Density: 0.910 – 0.940 kg/L (LDPE); 0.940 – 0.965 kg/L (HDPE)

That info table looks unusual, doesn’t it? That’s because we’re talking about a polymer here. Polyethylene is what you get when you combine a whole lot of ethylene molecules, breaking the double bonds, so each C has an additional place to bind to another C. By repeating this process, you get single molecules with macroscopic lengths, made from many thousands of ethylene monomers.

PE is the most common plastic, but its actual properties differ from product to product. They depend on the length of the molecules and whether they are linear or form a branching network. Two common types of polyethylene are LDPE and HDPE.

LDPE is low-density polyethylene. It falls in the lower range of molecular mass and melting points. It’s often used in ‘soft’ and ‘light’ plastics such as plastic wraps, playground slides, food trays and computer hardware parts. HDPE is of course high-density polyethylene. It is used in plastic bottles, folding chairs, pipes and hard hats.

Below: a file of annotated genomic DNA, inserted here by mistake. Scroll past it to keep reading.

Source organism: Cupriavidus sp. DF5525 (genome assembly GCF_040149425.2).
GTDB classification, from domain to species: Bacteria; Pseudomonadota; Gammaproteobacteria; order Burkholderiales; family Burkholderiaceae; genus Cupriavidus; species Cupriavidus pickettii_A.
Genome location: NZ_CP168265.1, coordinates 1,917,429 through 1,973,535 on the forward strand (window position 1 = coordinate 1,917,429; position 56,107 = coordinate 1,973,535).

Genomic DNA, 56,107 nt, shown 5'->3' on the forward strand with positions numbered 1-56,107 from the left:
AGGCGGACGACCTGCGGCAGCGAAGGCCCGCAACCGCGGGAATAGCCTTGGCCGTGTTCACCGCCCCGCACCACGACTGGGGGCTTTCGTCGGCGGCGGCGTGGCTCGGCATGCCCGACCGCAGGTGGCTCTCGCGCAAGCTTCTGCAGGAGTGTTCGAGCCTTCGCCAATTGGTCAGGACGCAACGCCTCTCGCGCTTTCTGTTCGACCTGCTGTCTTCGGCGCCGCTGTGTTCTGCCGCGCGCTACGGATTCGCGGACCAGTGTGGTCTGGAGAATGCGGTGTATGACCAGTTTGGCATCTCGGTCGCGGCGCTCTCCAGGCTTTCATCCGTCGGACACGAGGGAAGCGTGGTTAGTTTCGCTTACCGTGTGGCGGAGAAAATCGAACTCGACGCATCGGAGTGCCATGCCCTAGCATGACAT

A big advantage of PE is that it is chemically very inert. It can safely be used to store or transport many common materials and chemicals for long amounts of time. A disadvantage is that it is not easily degradable in nature, although a few years ago a Canadian high school student discovered that there are bacteria who can eat PE (or have recently evolved to do so…)[3]. More importantly, PE is a thermoplastic polymer, which means that it melts when heated, so recycled PE can be cast into new shapes.

Polyethylene products are easy to recognize. Just find the little recycle logo that’s usually pressed on the bottom. If it says ‘PE’, ‘HDPE’ or ‘LDPE’ it is polyethylene.

Barium Sulfate
Melting point: 1580 °C, 2876 °F
Boiling point: Decomposes.
Molecular mass: 233.4u
Density: 4.5 kg/L

Why do chemists call helium, curium and barium the ‘medical elements’? Because if you can’t helium and you can’t curium, you barium. I’m so sorry, all good chemistry puns argon.

Barium sulfate occurs in nature as the mineral barite. It does not dissolve in water at all, which means it can easily be produced by mixing a barium-ion solution with a sulfate-ion solution, the barium sulfate will precipitate.